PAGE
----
As we enter 2011, one of the hottest mobile topics is shaping up to be mobile payments. Not only does it have the potential to stimulate growth in mobile shopping, but parallel areas of mobile development like gaming, social media, LBS, and even search.
This recently culminated in reports that Apple will integrate near field communication (NFC) into the iPhone 5, expected in June. NFC involves a chip that transmits a short range, high frequency signal in order to communicate with nearby devices or transfer payments.
This came after Starbucks last month installed point of sale (POS) mobile payment systems at 6,800 U.S. locations. Though it's not NFC, the easy to use system lets users swipe their phone screens under a POS barcode scanner to execute quick transactions.
But before all of this, Google was the company to get the ball rolling when Eric Schmidt announced at November's Web 2.0 Summit that the Android mobile OS will support NFC. This started in December with Samsung's Nexus S, running Android 2.3 (Gingerbread).
Near term, this translates to legions of Android users carrying around fancy NFC technology, with virtually nowhere to use it. It's a classic chicken and egg dilemma where compatible hardware is required for both users and retailers. Neither side is compelled to jump first.
But Google's intention is to essentially underwrite the user end of the equation so that retailers are incentivized to adopt and install the proper POS hardware. We'll likely see the Starbucks and Walmarts of the world get on board first.
But why is Google doing this? If it can have some degree of ownership of the mode of transaction, it can create revenue streams through payment processing (i.e. Google Checkout). This same concept drives many of the companies entering mobile payments.
But back to search, the bigger opportunity is for Google to tie transactional activity into its core search business. In other words, if it can show that finished transactions resulted from paid search campaigns, a clearer ROI emerges.
This translates to more attractive SEM during a time when advertisers -- especially local advertisers -- are demanding more clarity and tangible ROI than just paid search analytics. One company to recently teach us this lesson (among other things) is Groupon.
In this sense it's imperative for Google to evolve search ads with more actionable components -- especially in mobile with things like pay-per-call. This is underscored by the fact that 97 percent of its nearly $30 billion in revenue is advertising.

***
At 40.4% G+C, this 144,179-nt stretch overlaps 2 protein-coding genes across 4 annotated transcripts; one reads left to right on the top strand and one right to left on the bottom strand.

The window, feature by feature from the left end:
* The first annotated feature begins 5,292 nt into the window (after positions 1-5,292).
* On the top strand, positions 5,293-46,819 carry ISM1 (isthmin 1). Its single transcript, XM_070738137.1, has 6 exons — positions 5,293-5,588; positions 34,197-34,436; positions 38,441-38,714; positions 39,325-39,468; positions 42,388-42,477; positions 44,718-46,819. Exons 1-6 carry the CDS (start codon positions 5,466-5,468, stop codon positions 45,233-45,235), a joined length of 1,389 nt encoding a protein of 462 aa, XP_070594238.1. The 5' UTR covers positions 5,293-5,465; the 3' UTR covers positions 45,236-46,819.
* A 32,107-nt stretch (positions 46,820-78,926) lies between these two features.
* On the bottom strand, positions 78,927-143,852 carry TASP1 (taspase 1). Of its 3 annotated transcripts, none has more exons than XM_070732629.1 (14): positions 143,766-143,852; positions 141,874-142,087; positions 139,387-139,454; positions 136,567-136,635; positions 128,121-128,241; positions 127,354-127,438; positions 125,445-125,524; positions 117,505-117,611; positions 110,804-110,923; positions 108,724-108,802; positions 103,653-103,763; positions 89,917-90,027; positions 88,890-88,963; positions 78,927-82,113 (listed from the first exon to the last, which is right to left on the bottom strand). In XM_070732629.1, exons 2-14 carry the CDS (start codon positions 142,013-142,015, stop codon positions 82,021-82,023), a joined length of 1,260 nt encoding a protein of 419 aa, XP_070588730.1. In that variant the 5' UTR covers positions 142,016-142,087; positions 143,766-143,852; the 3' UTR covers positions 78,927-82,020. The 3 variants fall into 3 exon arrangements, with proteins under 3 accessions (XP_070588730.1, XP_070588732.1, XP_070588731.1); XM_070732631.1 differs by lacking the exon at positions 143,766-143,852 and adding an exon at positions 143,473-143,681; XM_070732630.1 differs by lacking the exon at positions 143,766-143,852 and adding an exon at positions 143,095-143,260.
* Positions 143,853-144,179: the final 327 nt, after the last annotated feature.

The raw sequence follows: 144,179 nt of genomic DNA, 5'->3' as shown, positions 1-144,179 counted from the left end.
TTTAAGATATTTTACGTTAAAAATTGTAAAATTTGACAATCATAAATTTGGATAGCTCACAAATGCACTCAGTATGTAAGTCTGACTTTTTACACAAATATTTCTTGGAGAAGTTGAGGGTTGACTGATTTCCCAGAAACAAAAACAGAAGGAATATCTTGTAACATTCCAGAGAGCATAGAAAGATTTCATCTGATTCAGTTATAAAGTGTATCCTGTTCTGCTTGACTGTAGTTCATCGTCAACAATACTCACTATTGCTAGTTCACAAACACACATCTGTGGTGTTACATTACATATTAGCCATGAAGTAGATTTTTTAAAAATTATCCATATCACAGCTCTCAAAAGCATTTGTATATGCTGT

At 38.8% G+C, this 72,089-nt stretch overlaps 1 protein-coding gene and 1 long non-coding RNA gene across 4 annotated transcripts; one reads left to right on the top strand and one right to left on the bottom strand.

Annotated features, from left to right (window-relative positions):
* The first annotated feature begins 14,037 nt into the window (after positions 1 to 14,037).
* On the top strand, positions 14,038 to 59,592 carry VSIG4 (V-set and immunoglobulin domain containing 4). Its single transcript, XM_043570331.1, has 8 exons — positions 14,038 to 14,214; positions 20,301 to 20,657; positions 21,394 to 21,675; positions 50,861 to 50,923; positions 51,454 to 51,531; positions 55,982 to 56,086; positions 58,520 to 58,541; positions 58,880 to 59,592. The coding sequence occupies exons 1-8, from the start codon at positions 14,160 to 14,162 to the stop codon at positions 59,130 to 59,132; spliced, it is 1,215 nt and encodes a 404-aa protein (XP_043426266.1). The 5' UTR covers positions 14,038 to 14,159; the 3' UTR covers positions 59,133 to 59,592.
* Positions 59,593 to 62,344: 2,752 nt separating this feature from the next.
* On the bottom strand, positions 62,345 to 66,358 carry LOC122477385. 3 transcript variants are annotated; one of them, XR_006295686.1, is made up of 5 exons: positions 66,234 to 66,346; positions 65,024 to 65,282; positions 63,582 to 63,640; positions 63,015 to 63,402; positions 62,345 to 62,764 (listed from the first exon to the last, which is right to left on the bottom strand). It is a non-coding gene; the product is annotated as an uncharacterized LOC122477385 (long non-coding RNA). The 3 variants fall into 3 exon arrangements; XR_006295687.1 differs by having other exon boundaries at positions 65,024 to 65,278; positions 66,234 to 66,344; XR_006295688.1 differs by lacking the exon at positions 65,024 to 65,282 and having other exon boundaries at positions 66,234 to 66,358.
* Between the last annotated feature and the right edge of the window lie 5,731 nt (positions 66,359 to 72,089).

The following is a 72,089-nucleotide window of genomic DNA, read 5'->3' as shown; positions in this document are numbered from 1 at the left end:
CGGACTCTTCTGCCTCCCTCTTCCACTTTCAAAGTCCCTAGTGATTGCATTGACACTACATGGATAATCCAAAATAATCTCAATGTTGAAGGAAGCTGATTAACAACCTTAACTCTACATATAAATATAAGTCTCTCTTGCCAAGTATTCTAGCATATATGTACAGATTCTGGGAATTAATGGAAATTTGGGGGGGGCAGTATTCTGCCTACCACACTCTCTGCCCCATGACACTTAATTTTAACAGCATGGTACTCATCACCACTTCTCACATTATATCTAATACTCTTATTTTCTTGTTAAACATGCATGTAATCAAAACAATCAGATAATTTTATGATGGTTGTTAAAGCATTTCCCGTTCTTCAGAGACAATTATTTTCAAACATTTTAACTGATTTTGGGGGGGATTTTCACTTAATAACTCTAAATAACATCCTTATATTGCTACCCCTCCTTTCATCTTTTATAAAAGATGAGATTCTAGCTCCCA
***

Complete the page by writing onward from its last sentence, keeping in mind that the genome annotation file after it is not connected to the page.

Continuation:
Here We Go Again
Back to Apple, it can be argued the company is better positioned than Google in mobile payments. This becomes yet another area where the two companies will compete.
Apple's advantage partly stems from the iPhone's popularity among buying empowered and technically astute individuals who are more likely to adopt new technologies like mobile payments. But its larger opportunity stems from one word: iTunes.
With 150 million credit card relationships, which far trumps Google Checkout, iTunes is a sleeping giant. Combined with its penetration of the smartphone and tablet market, Apple is positioned to continue selling iTunes' bread and butter (pictures, movies, music, etc.).
But that's not the monster opportunity. Consider the breadth and volume when you move beyond digital products to ones purchased in the physical world. In this light, Apple could be primed to tackle the $6.2 trillion in goods and services purchased in the U.S. every year.
Based on NFC, this could evolve into simpler debit transactions from users' bank accounts. This would allow Apple to shed credit card processing fees on the back end, similar to what PayPal has done online in linking into user's bank accounts.
It could also grow to include loyalty cards with retailers, and other ways to promote and reward purchase activity. And like Google's (speculated) move to tie transactions to paid search reporting, Apple could likewise use them to sweeten the deal for iAd.
Add this all up and it becomes clear that Apple could to do for mobile payments what iTunes did for music and what the App Store did for mobile apps. Its next area of growth, possibly its largest to date, could be that $6.2 billion we collectively spend whenever we leave the house.
Whether or not it will be Apple, this is a massive pie and we'll see a land grab over the next 12 months to develop and own the standards. Expect advertising -- including paid search -- to be tied to this value chain at some point of the sector's evolution.
More importantly, We'll all benefit from back pain relief and a general slimming down of our exploding George Constanza wallets.
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